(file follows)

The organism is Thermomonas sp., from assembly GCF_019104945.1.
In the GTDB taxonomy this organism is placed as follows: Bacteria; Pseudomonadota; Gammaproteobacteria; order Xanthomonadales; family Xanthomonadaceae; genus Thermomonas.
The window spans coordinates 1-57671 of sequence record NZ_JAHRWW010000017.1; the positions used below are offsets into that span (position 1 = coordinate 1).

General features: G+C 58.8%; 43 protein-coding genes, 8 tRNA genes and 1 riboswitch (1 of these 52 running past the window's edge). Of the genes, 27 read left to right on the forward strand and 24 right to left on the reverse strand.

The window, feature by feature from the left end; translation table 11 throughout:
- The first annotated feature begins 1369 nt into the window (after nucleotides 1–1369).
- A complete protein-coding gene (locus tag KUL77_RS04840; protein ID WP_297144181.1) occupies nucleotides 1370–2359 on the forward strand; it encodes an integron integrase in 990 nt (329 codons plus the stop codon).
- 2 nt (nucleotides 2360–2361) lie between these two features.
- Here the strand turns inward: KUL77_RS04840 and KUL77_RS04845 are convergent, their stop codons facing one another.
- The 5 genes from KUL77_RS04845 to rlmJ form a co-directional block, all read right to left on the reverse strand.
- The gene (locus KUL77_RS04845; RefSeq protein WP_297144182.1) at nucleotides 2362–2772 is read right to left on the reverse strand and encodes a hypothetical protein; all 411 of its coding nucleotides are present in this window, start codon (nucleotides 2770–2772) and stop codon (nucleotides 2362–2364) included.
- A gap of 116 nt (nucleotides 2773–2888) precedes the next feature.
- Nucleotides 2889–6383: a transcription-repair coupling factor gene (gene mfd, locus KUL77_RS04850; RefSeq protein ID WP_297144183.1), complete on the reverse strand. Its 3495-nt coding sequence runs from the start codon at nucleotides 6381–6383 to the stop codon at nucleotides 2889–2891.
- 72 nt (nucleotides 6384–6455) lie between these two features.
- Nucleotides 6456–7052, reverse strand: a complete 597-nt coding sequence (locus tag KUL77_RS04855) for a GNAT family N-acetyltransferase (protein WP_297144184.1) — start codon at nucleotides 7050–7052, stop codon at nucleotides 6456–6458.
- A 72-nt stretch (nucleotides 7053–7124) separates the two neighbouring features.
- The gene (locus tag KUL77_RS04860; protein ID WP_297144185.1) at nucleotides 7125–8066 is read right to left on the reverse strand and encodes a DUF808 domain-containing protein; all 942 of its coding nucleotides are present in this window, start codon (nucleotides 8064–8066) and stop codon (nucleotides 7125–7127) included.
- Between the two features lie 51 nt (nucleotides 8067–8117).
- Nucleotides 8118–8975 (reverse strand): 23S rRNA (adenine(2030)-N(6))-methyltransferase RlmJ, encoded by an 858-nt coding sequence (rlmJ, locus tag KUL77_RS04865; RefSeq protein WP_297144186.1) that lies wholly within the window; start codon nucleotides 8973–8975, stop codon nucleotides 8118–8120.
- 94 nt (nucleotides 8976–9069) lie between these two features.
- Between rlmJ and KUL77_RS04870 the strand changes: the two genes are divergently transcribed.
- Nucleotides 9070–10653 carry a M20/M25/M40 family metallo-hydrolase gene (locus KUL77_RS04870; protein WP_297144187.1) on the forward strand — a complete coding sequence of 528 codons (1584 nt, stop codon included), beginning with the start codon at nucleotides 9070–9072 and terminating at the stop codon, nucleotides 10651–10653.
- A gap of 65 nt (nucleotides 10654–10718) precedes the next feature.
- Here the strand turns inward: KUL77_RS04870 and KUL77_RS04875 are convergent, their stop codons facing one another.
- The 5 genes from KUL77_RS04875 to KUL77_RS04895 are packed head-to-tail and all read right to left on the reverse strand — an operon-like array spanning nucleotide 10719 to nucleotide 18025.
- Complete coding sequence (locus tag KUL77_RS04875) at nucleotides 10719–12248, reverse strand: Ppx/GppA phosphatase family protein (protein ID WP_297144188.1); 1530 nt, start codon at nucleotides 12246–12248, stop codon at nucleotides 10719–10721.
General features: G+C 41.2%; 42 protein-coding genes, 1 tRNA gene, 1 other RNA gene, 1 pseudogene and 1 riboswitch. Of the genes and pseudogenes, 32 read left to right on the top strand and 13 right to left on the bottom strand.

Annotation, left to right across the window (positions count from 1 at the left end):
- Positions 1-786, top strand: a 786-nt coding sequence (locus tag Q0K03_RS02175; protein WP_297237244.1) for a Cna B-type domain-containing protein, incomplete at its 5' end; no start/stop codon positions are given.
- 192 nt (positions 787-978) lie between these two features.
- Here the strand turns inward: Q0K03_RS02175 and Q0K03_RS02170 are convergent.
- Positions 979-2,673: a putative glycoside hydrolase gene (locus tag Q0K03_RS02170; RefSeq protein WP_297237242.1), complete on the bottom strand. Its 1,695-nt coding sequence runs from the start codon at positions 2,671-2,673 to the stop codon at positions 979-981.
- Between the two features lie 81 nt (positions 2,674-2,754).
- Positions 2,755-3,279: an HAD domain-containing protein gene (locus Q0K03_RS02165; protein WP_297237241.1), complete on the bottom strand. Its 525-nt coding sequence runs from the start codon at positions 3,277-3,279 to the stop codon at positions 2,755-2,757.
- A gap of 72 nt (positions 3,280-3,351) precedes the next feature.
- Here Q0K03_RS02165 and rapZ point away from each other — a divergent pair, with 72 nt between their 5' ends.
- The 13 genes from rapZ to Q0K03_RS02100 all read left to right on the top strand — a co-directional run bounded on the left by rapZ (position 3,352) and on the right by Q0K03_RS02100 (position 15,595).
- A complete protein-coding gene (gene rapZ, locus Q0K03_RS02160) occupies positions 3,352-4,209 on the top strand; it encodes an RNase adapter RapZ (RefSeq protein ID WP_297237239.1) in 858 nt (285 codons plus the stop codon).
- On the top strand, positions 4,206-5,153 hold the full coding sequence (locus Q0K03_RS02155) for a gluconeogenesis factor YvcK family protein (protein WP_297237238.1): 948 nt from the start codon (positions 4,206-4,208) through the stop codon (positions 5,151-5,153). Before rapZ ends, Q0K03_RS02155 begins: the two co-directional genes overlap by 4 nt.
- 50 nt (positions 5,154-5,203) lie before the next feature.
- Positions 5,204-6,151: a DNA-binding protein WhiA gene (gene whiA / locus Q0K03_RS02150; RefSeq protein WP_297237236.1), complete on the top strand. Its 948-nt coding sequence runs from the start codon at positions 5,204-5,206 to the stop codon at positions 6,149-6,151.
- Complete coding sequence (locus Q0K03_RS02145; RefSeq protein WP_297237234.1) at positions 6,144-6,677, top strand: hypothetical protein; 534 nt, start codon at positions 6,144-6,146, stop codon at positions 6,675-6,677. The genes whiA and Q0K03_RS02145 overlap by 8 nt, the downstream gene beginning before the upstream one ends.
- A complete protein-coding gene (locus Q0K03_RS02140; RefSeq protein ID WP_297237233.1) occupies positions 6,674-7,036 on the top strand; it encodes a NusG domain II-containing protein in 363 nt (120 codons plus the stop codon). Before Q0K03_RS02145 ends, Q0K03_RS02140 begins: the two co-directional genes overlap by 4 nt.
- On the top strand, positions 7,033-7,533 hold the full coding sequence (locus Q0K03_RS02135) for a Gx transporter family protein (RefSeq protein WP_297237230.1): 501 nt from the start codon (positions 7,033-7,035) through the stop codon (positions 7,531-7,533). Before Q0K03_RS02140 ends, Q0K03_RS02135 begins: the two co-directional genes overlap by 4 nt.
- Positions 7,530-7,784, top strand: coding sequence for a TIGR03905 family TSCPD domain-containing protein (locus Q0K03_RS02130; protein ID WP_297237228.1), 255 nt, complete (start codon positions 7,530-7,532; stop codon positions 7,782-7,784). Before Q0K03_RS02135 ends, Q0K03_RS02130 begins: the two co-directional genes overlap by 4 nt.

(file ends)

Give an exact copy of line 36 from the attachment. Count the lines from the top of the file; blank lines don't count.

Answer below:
- Here Q0K03_RS02165 and rapZ point away from each other — a divergent pair, with 72 nt between their 5' ends.